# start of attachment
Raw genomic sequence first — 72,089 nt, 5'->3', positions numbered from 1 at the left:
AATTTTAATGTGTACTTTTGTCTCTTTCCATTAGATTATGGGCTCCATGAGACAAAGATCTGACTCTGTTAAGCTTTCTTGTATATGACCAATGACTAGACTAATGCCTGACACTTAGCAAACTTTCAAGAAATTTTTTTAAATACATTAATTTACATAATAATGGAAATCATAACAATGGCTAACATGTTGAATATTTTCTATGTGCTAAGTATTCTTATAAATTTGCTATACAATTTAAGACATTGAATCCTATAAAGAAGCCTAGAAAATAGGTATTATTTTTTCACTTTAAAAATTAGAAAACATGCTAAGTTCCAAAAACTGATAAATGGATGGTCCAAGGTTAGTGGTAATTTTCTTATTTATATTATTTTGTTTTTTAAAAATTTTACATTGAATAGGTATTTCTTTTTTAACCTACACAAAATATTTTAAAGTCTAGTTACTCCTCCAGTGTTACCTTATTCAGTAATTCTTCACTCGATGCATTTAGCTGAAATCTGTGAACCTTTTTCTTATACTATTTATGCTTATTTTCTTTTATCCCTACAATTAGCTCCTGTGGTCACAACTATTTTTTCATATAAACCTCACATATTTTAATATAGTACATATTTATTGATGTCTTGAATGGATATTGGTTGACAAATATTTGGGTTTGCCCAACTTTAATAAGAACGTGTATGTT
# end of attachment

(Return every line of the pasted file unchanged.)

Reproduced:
Raw genomic sequence first — 72,089 nt, 5'->3', positions numbered from 1 at the left:
AATTTTAATGTGTACTTTTGTCTCTTTCCATTAGATTATGGGCTCCATGAGACAAAGATCTGACTCTGTTAAGCTTTCTTGTATATGACCAATGACTAGACTAATGCCTGACACTTAGCAAACTTTCAAGAAATTTTTTTAAATACATTAATTTACATAATAATGGAAATCATAACAATGGCTAACATGTTGAATATTTTCTATGTGCTAAGTATTCTTATAAATTTGCTATACAATTTAAGACATTGAATCCTATAAAGAAGCCTAGAAAATAGGTATTATTTTTTCACTTTAAAAATTAGAAAACATGCTAAGTTCCAAAAACTGATAAATGGATGGTCCAAGGTTAGTGGTAATTTTCTTATTTATATTATTTTGTTTTTTAAAAATTTTACATTGAATAGGTATTTCTTTTTTAACCTACACAAAATATTTTAAAGTCTAGTTACTCCTCCAGTGTTACCTTATTCAGTAATTCTTCACTCGATGCATTTAGCTGAAATCTGTGAACCTTTTTCTTATACTATTTATGCTTATTTTCTTTTATCCCTACAATTAGCTCCTGTGGTCACAACTATTTTTTCATATAAACCTCACATATTTTAATATAGTACATATTTATTGATGTCTTGAATGGATATTGGTTGACAAATATTTGGGTTTGCCCAACTTTAATAAGAACGTGTATGTT